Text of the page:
This week two pretty shocking videos regarding law enforcement interactions with black drivers came out - one from Passaic County, New Jersey and one from Orlando, Florida from late June. Thankfully, no one was shot, killed or assaulted. But both of these videos show pretty clear bias by police involving the well documented racism of "Driving (or parking) While Black."
In the first case, a Florida State's Attorney was pulled over by two officers. CNN reports that the State's Attorney, Aramis Ayala, is Florida's first and only black elected state attorney. This incident occurred on June 19th when Ayala was pulled over for what turns out to be no reason at all...except she was Driving While Black.
Ayala was driving a state-issued vehicle, common for state employees. She had just left Florida A&M College of Law after, ironically, teaching a law school class. On video you can hear the officer asking her "What agency are you with?" She responds, politely, "I'm the state attorney."
The officer, clearly flustered and realizing his mistake, tries to pull his foot out of his mouth by declaring that he and his partner pulled her over because they conducted a random search of her license plate. He said that they always run plates and it is rare that no registration came back.
When asked why they ran plates, he said they run them all the time. "That's how we figure out if cars are stolen and that sort of thing...Also, the windows are really dark, I don't have a tint measure but that's another reason for the stop."
Got it. Black woman driving a nice state car with tinted windows. I am going to bet that if she was blonde, they wouldn't have run the plates.
Now, the second incident is a lot more alarming and frightening. Based on recent interactions of people of color with law enforcement, it is pretty shocking that this motorist, although completely in the right, wasn't shot for even asking the police to justify their (clearly illegal) actions.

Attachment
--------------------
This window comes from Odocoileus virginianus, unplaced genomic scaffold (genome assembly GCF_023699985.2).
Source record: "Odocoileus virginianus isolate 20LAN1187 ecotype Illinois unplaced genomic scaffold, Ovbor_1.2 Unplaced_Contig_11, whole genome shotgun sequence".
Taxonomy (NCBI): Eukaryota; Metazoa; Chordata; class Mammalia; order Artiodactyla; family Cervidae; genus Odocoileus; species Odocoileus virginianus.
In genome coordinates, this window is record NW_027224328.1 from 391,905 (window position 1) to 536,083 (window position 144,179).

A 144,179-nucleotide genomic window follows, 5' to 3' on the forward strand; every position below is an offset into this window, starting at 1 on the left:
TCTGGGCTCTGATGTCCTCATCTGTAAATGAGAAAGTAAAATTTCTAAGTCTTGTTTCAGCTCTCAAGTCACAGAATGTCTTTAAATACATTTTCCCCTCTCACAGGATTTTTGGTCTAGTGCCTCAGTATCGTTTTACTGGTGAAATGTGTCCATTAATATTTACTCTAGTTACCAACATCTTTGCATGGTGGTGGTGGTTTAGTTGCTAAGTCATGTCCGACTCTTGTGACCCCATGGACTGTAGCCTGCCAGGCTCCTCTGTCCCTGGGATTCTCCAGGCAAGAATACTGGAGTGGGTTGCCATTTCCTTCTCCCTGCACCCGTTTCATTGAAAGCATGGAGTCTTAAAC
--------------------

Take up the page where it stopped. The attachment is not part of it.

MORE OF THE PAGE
Just a few day's ago, on Union Avenue in Passaic County, New Jersey, a man saw a plainclothes officer rifling through the back of his legally parked van. This man had zero interaction with the police prior and it appears there was no warrant or legal justification for this search.
After uploading the video to Facebook and reporting it to the County Prosecutor's office for investigation, it has expanded to a full blown investigation. William Maer, spokesman for Passaic County Sheriff's Office released the following statement:
“In an effort to assure an independent investigation of the circumstances around the search video, the Sheriff referred the matter to the Prosecutor’s office for a thorough and independent review. At this time, we can neither confirm nor deny any investigation conducted by the PCPO in relation to this matter."
Maer would not confirm whether the search was legal or if a warrant was issued.
This is what is said on the highly charged video:
Man: “Yo. What is you doing? What is you in my van for?”
Officer: “I’ll tell you what, come here."
Man: “I’m not going over there. I’m going to stay in the middle of the street.”
Officer: “Come over here. Come here.”
Man: “What is you in my car for when I’m sitting down, eating with my family."
Officer: “It’s open. It’s wide open."
Man: “Still. Still. You’re not supposed to be in my van, sir."
Officer: “We had a lot of reports of guns in this van in this neighborhood."
Thus far, the officer's identity has not been disclosed, but between his unusual facial hair and hipster man bun, he will probably be easily located in a small county police department.
Upon viewing the video, local leaders expressed shock and disbelief.
Activist Ernest Rucker said “How often are they doing this? Who gave him the authority to do it? What is the Passaic County Sheriff Department searching people’s cars at will? Was he looking for something or putting something there?”
Black Lives Matter local leader, Zellie Imani, said “It seems like an illegal search. They didn’t have the person’s consent. I’m really alarmed and upset about the whole situation.”
It will be interesting to see if the citizen chooses to file a lawsuit claiming his civil rights were attached by the Sheriff's Office. But even more than lawsuits, it is critical that community leaders and the ACLU follow up to ensure that the officers involved are disciplined and trained appropriately.